The mRNA COVID-19 vaccines — like many other vaccines — can contain small amounts of DNA left over from the manufacturing process. There’s no evidence this residual DNA causes “turbo cancer,” or very aggressive cancer. Nor did Moderna admit that “mRNA Jabs Cause Turbo-Cancer,” contrary to an online article that misconstrues a line from a patent application.
Vaccines can contain trace amounts of materials left over from their manufacturing process. One of these materials is DNA, which can remain in both mRNA vaccines and a variety of older vaccines. This DNA is expected and considered safe, and there are purification and quality control steps meant to ensure it is present within regulatory limits.
We have covered unsubstantiated claims that residual DNA in mRNA COVID-19 vaccines is considered “adulteration” or integrates into people’s DNA and causes cancer. Representatives from regulatory agencies and various academic experts told us there isn’t reason to believe the small amounts of residual DNA in the mRNA vaccines would integrate into a person’s cellular DNA and cause cancer. And legal experts told us that the residual DNA would not be considered adulteration.
(For more about residual DNA in mRNA vaccines, read our article “COVID-19 Vaccines Have Not Been Shown to Alter DNA, Cause Cancer.”)
In a twist on these claims, recent social media posts shared a headline falsely stating that “Moderna Admits mRNA Jabs Cause Turbo-Cancer” and referencing the residual DNA found in vaccine vials. The headline is from an article published by the People’s Voice, a website with a history of spreading misinformation and publishing false headlines.
As we also have written previously, there isn’t reason to believe the mRNA vaccines cause very aggressive cancer, or “turbo cancer.”
The new false claim, that Moderna has admitted the mRNA vaccines cause turbo cancer, stems from misleading statements made by Dr. Robert Malone, who has spread COVID-19 misinformation in the past. Malone made his remarks during a Nov. 13 event held and livestreamed by Rep. Marjorie Taylor Greene.
Malone referred to a short section in a Moderna patent application, published in 2019. The patent application is related to RNA vaccines, but the comments Malone highlighted are about DNA vaccines, which remain experimental in the U.S.
In its description of DNA vaccines, the Moderna patent application mentioned some theoretical cancer-related concerns as an example of a drawback of the technology: “With this technique, however, comes potential problems, including the possibility of insertional mutagenesis, which could lead to the activation of oncogenes or the inhibition of tumor suppressor genes.”
Insertional mutagenesis is a phenomenon in which foreign DNA integrates into a genome, causing changes. The concern the patent application references is that the DNA could integrate in precisely the wrong place in a cell’s DNA and turn on a gene that could contribute to cancer or turn off a gene that helps protect cells from becoming cancerous.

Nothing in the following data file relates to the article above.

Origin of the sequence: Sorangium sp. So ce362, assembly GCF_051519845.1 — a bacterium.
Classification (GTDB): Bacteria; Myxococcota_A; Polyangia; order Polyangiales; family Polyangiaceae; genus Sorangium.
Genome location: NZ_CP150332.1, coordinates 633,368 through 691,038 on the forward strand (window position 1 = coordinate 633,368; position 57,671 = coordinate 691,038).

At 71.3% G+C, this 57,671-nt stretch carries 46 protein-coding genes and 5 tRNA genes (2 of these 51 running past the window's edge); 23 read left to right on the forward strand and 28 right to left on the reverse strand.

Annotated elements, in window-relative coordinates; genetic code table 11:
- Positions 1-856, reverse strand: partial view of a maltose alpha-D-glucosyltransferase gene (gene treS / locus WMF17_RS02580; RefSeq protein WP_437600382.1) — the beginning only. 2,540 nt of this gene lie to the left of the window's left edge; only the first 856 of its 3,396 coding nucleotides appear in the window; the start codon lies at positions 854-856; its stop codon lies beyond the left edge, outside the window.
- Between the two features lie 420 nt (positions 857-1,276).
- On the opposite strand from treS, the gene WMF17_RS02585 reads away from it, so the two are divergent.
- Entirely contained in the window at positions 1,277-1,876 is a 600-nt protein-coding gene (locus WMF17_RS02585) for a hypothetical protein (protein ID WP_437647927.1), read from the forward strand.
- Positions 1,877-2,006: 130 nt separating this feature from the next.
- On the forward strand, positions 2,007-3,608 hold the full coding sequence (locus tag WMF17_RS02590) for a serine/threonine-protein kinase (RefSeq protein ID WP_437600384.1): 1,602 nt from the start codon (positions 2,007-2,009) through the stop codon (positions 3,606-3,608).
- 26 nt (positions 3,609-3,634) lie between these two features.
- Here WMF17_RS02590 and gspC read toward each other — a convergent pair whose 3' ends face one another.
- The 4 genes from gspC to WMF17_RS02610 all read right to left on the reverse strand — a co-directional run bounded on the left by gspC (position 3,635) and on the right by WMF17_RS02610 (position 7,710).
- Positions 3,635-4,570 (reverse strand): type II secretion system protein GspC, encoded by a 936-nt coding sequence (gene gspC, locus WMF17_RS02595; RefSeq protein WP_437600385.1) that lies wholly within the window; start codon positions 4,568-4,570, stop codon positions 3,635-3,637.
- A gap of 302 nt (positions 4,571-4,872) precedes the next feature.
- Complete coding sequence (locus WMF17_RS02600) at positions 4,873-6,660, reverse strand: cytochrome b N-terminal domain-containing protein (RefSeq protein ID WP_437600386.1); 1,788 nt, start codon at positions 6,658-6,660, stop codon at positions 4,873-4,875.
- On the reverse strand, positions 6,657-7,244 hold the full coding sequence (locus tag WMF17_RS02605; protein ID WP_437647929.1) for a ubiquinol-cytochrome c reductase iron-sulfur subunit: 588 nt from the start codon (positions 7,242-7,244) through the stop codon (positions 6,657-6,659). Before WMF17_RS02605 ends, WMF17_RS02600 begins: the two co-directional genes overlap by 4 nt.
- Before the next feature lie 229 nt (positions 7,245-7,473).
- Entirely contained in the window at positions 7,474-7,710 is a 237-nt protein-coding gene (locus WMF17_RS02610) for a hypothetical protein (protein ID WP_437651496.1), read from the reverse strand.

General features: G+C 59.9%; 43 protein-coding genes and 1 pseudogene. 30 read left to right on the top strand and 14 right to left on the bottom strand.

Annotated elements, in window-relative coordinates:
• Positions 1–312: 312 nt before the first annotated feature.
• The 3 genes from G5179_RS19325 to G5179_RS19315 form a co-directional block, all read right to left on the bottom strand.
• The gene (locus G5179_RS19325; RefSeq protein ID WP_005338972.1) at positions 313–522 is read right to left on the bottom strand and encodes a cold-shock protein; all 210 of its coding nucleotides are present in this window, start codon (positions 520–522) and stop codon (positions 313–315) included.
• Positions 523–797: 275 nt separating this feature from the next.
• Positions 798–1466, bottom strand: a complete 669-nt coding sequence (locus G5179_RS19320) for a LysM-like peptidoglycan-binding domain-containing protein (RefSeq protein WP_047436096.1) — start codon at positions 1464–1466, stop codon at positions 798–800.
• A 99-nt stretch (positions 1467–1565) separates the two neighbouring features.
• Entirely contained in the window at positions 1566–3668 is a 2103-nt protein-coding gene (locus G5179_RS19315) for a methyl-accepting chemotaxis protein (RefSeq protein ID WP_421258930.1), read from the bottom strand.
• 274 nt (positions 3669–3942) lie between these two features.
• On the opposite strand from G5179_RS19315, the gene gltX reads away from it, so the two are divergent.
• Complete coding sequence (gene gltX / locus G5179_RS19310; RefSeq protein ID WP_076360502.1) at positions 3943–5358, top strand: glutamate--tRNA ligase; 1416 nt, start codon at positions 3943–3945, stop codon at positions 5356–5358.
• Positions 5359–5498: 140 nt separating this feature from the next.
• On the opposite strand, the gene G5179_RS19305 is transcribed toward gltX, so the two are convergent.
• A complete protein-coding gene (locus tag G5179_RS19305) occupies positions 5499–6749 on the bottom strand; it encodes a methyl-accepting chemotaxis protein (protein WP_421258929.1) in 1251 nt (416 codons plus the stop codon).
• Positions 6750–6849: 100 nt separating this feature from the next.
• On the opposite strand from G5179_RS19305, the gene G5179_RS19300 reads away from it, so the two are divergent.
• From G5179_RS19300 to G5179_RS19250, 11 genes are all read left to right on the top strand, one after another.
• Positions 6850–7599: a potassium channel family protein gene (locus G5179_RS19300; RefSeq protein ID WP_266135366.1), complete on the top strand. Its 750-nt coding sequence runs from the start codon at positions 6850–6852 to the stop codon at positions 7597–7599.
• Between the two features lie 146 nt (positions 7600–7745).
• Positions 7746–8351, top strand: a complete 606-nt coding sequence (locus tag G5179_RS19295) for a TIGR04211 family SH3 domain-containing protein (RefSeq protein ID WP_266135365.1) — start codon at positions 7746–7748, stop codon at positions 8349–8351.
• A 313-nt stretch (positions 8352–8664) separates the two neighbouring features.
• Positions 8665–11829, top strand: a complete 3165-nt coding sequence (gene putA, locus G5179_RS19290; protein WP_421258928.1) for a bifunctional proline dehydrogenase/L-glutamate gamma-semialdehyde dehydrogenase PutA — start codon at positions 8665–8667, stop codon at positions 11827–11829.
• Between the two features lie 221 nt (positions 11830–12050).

“FDA says they’re not aware of any concerns, but Moderna in its own patent lays out exactly the same concerns that exist about DNA and insertional mutagenesis and genotoxicity,” Malone said.
But the concerns mentioned in the patent application were about vaccines using DNA as their main ingredient, not residual DNA left over in other types of vaccines. DNA vaccines rely on getting DNA into the nucleus of a cell, where it is transcribed into mRNA, which is used to make protein. The messenger RNA, or mRNA, vaccines work by introducing mRNA into the body of a cell, where it serves as instructions for making protein.
With residual DNA, scientists from the U.S. Food and Drug Administration have written that they consider the primary cancer-related concern to be the introduction of DNA encoding an activated cancer-causing gene. There is no residual DNA encoding cancer-causing genes in the mRNA COVID-19 vaccines.
The patent application also makes clear that even for DNA vaccines, the concern is theoretical. What the line quoted from the patent application does not spell out is that this “potential” concern has not been demonstrated to be a real safety problem, even for DNA vaccines.
In a 2020 review paper on mRNA vaccines, FDA scientists nodded to the theoretical concerns about insertional mutagenesis from DNA vaccines, while making clear they did not consider this risk to have been borne out.
In listing advantages of mRNA vaccines over DNA vaccines, they referred to the absence of the “perceived” risk of DNA integrating into a person’s own DNA. They went on to explain that this was a concern with DNA vaccines in the past, but experiments have shown that the rate of integration was low, “thus lessening the concern for integration.”
In a response sent to us for our prior article on residual DNA in the mRNA COVID-19 vaccines, an FDA spokesperson did in fact make reference to past concerns about DNA integration and cancer, while expressing confidence in the mRNA vaccines.
The FDA email said that “with regard to the mRNA vaccines, while concerns have been raised previously as theoretical issues, available scientific evidence supports the conclusion that the minute amounts of residual DNA do not cause cancer or changes to a person’s genetic code.”
Editor’s note: SciCheck’s articles providing accurate health information and correcting health misinformation are made possible by a grant from the Robert Wood Johnson Foundation. The foundation has no control over FactCheck.org’s editorial decisions, and the views expressed in our articles do not necessarily reflect the views of the foundation.
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